Monday, November 28, 2011

Fall Flying

US Hang Gliding Team member Dustin Martin and D|Focus contributor Ryan Voight got together over Thanksgiving for a little filming session at Point of the Mountain in Utah.  After a few days of less-than-ideal conditions, we finally got a good day to get some shooting done.

We mounted a GH2 and 7-14 lens on Dustin's glider, and tried to get some air-to-air formation flying action.  Here are a few frames from the video:

All photos by Ryan Voight

Wednesday, August 3, 2011

Panasonic GH2/NikonD300s Photo Comparison

Words and imagery by Ryan Voight, D|Focus contributor
Nikon's D300s was their second DSLR to include video functionality (following the D90). The D300s walks the fine line between consumer and pro gear... it is (was?) Nikon's highest level DX format camera (IE not full-frame). It has a large, highly weather sealed magnesium body, and most functions have their own designated buttons- something most consumer cameras don't include. For the past year, the D300s has been my go-to photo AND video camera.

The Panasonic GH2 is best described as a mirror-less DSLR. Picture a DSLR operating in 'live view' mode, all the time. By removing the mirror, the camera is considerably smaller and lighter than a traditional SLR or DSLR. But can it measure up to a 'real' DSLR?

It's a small and light package, but it's feature-rich. It takes 16 MP photos (15MP when set to 3:2 aspect ratio, the standard for DSLRs), vs 12.2 MP for the D300s... but the big upgrade is the video capabilities! This little camera records beautiful full 1080 HD video at 24 frames/sec... or 720 HD at 60p- perfect for slow motion effects. GH2 video is captured using the AVCHD codec. The other really nice thing is that this camera allows full-manual control over video recording- something the Nikon lacks.

The more I play with the video, the more I am impressed. I've begun to think of this little camera as a film-like VIDEO camera, that also takes photos. Here's a quick sample of how sharp the video looks:

Wing-mounted GH2 shooting 1080 HD @ 24 fps

But for me, the question has remained... how good of a PHOTO camera is it? I had some spare time yeserday, so I headed up American Fork Canyon to see what I could find to take some test photos of. I noticed the river that follows the road (or does the road follow the river?) was still quite high- and I had my sticks in the car, so I thought some slow shutter speed water shots might be a good test.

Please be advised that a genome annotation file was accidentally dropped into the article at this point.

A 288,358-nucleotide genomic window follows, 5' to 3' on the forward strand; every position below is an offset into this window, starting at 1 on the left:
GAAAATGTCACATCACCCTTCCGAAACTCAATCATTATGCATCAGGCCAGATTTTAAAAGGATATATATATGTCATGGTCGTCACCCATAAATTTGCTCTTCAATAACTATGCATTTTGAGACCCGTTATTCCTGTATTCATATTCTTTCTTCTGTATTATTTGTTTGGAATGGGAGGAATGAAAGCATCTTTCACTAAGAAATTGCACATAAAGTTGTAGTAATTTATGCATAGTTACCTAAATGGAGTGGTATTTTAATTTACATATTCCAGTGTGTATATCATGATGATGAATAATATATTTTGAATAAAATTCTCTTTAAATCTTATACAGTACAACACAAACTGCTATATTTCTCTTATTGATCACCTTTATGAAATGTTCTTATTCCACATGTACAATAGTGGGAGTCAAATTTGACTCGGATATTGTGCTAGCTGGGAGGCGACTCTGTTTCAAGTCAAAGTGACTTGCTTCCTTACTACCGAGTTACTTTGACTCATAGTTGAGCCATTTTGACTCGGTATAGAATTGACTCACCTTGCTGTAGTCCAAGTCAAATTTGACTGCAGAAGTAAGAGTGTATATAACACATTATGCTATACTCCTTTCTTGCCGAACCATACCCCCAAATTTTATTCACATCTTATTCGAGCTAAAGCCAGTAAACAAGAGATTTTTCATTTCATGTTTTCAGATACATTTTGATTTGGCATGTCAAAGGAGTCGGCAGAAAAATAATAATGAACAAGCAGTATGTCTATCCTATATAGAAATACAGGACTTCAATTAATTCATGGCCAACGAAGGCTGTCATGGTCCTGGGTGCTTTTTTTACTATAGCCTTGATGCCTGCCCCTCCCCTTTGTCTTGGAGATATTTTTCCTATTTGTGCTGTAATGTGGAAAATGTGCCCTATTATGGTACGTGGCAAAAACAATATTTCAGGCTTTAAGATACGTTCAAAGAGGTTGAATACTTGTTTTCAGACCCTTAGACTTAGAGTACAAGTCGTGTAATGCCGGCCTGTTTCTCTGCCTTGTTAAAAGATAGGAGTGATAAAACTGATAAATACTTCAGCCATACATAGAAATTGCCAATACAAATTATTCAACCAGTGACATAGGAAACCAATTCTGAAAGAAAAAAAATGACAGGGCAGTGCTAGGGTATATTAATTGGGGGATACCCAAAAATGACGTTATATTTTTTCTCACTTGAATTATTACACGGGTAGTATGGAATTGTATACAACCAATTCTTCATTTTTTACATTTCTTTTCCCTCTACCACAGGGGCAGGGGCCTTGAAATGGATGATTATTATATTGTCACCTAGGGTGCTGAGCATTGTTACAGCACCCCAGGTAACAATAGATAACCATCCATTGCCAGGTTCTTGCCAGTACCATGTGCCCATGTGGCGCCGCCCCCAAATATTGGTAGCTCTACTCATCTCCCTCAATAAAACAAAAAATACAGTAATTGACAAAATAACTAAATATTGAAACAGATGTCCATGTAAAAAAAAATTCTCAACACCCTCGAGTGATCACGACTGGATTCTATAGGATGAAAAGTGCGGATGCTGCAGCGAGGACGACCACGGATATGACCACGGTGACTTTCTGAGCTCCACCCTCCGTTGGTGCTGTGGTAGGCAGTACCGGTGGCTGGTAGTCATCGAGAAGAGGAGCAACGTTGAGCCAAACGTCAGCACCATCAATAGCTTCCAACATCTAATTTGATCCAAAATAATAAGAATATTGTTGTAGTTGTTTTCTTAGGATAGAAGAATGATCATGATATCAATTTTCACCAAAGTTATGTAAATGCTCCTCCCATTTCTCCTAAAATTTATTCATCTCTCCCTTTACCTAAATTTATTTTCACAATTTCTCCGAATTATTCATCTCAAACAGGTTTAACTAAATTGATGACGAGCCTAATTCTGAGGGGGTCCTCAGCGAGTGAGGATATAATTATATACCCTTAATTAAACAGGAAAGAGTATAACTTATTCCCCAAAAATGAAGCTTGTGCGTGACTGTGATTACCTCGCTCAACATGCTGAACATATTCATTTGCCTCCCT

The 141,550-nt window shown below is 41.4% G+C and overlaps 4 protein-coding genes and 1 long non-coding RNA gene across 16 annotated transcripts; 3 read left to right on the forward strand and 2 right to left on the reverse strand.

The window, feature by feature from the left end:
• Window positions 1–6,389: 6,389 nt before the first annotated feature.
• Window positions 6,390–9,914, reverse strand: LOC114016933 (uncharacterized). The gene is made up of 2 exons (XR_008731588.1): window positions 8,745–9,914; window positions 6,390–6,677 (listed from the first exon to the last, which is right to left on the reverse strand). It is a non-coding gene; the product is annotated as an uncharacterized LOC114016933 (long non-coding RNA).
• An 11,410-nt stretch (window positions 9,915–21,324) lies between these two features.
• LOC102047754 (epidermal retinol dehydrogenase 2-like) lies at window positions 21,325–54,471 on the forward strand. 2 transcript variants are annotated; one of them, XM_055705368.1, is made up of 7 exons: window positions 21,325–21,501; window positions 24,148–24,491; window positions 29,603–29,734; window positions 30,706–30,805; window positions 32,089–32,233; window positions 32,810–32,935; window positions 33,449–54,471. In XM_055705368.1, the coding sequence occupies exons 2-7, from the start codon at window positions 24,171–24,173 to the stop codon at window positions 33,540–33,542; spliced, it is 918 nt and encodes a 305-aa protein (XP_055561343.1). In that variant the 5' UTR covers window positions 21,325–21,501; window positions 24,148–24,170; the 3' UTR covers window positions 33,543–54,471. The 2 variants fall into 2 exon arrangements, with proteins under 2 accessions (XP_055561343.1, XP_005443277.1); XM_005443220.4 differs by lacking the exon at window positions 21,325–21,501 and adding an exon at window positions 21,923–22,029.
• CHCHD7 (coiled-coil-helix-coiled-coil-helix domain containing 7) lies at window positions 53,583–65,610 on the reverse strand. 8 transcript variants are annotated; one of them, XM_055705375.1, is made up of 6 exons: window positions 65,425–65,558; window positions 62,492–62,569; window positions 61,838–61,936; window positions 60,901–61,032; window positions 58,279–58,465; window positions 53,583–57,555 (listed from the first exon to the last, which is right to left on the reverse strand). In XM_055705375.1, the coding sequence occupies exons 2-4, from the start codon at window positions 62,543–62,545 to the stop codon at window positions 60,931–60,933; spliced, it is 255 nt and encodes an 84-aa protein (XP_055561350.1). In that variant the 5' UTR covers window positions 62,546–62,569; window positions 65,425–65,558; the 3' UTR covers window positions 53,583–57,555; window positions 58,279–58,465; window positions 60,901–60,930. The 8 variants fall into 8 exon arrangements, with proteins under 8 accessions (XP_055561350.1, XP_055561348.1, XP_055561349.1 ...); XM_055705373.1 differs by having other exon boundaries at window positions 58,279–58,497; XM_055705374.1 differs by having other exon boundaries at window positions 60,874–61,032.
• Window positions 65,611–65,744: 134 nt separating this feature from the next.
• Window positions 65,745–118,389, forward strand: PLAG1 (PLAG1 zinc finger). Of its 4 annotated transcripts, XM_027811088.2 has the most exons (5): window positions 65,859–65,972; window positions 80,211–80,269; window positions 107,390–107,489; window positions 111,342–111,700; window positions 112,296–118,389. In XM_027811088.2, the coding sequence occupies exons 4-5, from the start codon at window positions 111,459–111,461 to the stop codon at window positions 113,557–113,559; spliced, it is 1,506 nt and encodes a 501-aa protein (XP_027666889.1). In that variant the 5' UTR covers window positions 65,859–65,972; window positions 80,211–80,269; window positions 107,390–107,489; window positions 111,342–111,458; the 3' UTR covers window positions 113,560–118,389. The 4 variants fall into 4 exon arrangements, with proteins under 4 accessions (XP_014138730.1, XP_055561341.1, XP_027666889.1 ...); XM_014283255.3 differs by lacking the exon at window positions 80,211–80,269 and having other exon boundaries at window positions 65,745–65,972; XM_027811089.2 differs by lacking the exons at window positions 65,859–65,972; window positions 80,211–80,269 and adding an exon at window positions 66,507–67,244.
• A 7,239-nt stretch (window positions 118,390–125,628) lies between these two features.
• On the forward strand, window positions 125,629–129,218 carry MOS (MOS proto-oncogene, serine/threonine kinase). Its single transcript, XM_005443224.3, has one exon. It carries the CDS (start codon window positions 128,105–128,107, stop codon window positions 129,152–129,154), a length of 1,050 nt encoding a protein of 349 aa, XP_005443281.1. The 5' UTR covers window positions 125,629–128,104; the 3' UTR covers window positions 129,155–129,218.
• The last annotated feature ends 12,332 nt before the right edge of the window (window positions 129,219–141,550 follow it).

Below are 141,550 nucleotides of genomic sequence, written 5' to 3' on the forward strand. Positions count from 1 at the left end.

Because it was very bright (direct sunlight in some cases), I had to stop down to F/22... this meant everything was in focus... which isn't my favorite effect. In some of these shots, particularly ones where I was lazy and zoomed in, rather than get closer, the foreground has very little separation from the background. I figure with was about the lens and shooting parameters much more than the camera... but I'll have to do more testing...

Click an image to see it larger

All of these photos were taken with the 14-140mm Panasonic 'kit' lens. I believe they were all at f/22, with shutter speeds around 1/6 sec, all at ISO 160.

Obviously, this little camera is capable of taking some nice images! I'm not convinced that it takes better images than my Nikon D300s- which I have absolutely loved everything about, except for it's video capabilities. The GH2 photos require a quite a bit more 'developing' to get the colors how I like them (or even how I remember it looking in real life). GH2 photos also tend to favor a cooler tone, versus the Nikon favored warmer photos- I prefer warmer, looks less 'digital'...

The Nikon D300s is only 12.2 MP, but the color reproduction seems much better, and much more true-to-life. I'm not really surprised by any of this, the D300s is a fairly pro-level camera, and the GH2 is clearly consumer oriented. I had originally planned on selling the Nikon... but now I'm torn... When I ordered the GH2 I was ready to trade some photo quality for vastly better video capabilities... but now I'm having a hard time biting that bullet....